Macklemore has admitted he turned to drugs to deal with his ''rapid'' journey to fame.
Macklemore used drugs to escape from the pitfalls of fame.
The 34-year-old rapper - who came to prominence in 2013 with the single 'Thrift Shop' with Ryan Lewis, which reached number one on the US Billboard Hot 100 - has admitted that his ''rapid transition'' into the spotlight led him to experiment with substances, and was ''the worst'' experience of his life.
Speaking to the latest issue of FAULT magazine, Macklemore - whose real name is Benjamin Hammond Haggerty - spilled: ''Adjusting to the fame in a condensed period and not staying sober has been the worst.
''There was a rapid transition and to have the world's eye on me all at once with back-to-back number ones, and all the accolades that came with it - I didn't know how to deal with it.
''I didn't know how to adjust, so I escaped.
''I think a lot of that peak season when I was around a bunch of people, doing sold out arenas across the world was me isolating and using drugs. I used drugs to cope with it and to get out of my head. ''
The 'Same Love' hitmaker - has two-year-old daughter Sloane and another little girl, who was born last month, with wife Tricia Davis - believes addiction is his biggest fault because if he doesn't stick to his recovery plan, he could lose his family and career.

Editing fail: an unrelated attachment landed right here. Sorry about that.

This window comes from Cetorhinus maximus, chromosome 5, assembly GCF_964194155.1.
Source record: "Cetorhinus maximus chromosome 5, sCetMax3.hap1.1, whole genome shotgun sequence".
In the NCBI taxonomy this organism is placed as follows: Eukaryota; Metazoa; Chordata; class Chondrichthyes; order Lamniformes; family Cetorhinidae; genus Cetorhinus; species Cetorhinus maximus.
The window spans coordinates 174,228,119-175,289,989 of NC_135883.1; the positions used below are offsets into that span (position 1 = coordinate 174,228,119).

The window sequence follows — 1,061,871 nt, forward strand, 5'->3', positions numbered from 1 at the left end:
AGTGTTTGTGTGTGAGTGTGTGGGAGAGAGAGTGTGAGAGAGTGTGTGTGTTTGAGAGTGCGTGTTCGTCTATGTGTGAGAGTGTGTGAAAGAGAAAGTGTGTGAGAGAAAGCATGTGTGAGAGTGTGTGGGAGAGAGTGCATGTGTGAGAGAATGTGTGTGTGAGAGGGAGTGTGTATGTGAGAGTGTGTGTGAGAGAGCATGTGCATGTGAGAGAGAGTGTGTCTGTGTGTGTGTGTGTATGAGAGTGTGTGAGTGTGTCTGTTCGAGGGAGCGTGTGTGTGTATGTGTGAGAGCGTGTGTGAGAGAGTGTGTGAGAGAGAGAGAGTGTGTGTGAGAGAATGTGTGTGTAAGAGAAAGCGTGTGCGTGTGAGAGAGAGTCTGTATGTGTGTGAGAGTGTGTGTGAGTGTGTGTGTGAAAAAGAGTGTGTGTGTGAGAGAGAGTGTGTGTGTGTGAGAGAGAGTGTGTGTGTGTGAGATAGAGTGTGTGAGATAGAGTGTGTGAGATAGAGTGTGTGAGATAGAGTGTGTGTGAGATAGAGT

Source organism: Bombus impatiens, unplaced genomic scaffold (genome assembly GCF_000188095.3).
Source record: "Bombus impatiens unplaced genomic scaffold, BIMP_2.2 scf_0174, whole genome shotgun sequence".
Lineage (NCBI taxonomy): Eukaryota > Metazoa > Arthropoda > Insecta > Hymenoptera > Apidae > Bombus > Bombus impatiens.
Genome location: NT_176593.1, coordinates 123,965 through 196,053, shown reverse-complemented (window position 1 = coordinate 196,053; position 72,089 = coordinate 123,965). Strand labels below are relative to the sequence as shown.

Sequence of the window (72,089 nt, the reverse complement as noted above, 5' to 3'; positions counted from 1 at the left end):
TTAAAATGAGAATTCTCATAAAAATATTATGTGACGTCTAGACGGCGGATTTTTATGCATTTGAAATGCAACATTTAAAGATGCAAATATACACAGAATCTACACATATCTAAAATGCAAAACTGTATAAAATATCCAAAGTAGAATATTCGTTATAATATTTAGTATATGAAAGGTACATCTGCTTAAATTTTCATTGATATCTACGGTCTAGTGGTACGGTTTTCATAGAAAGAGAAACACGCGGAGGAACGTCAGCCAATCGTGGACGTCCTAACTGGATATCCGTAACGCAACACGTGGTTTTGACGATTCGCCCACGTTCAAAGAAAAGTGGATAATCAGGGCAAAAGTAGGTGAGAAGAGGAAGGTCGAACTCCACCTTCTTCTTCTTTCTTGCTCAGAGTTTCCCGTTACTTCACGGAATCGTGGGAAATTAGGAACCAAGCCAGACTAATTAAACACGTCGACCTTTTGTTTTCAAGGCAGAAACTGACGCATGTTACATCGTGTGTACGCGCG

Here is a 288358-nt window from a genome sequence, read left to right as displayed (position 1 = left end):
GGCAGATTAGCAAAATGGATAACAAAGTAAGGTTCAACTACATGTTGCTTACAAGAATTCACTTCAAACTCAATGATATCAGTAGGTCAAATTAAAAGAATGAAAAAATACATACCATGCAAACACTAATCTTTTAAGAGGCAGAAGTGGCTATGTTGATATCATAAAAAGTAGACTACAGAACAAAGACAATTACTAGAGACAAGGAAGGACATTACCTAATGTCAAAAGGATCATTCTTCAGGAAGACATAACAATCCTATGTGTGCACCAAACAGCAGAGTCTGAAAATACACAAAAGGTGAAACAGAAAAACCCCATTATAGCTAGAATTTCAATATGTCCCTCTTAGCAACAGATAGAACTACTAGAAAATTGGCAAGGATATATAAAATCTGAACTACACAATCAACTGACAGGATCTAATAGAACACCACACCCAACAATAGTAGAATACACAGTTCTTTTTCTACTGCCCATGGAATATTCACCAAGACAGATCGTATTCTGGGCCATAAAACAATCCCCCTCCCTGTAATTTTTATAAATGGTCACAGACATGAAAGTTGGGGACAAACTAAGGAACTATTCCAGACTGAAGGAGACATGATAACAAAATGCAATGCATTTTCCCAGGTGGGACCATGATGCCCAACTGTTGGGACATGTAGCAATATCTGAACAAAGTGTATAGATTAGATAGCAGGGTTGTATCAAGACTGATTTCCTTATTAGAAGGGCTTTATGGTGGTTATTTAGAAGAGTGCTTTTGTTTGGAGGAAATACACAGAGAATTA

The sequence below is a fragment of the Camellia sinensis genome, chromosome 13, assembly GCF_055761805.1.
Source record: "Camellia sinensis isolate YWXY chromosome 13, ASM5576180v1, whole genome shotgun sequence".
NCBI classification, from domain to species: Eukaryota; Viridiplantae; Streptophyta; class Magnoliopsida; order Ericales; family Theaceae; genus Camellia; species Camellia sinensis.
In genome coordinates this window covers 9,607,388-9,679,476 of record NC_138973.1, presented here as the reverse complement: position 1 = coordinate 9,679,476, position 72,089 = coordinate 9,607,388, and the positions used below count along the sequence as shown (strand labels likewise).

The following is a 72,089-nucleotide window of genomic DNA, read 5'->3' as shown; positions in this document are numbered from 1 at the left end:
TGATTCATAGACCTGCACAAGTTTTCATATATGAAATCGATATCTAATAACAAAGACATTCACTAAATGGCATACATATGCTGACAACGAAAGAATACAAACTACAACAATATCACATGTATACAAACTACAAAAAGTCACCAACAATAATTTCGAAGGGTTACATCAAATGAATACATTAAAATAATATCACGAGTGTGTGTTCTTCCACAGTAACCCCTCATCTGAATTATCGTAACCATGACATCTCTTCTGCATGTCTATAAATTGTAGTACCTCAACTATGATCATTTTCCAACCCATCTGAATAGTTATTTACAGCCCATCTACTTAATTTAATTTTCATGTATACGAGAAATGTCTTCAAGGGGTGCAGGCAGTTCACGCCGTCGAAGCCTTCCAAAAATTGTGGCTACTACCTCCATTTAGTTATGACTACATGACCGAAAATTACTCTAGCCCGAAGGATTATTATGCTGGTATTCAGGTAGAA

Asked what his biggest fault is, he told the publication: ''Addiction. I think that's the thing that always reminds me that I could lose all of this at any minute. If I stop prioritising the daily recovery program that I do to maintain sobriety - I will lose it all. It's bigger than my career and more significant than record sales - it's my family. It's my happiness, my life.''
Previously, Macklemore admitted he was freaked out when Tricia fell pregnant with their first daughter in 2015, as he feared he wasn't fit to be a father after suffering a drugs relapse a year before her birth.
He said: ''It was just like, you know, 'God, I'm not ready for this right now. I am not ready to be a father, like, I can't even get sober.'
''And it was one of those, just like, 'Please, like, don't, you know, please don't be pregnant.'
''And I heard tears from the bathroom. I was like, 'Oh my God, I know what those tears mean ... it was quickly this, like, wake-up call. I got sober and I got happy again.''
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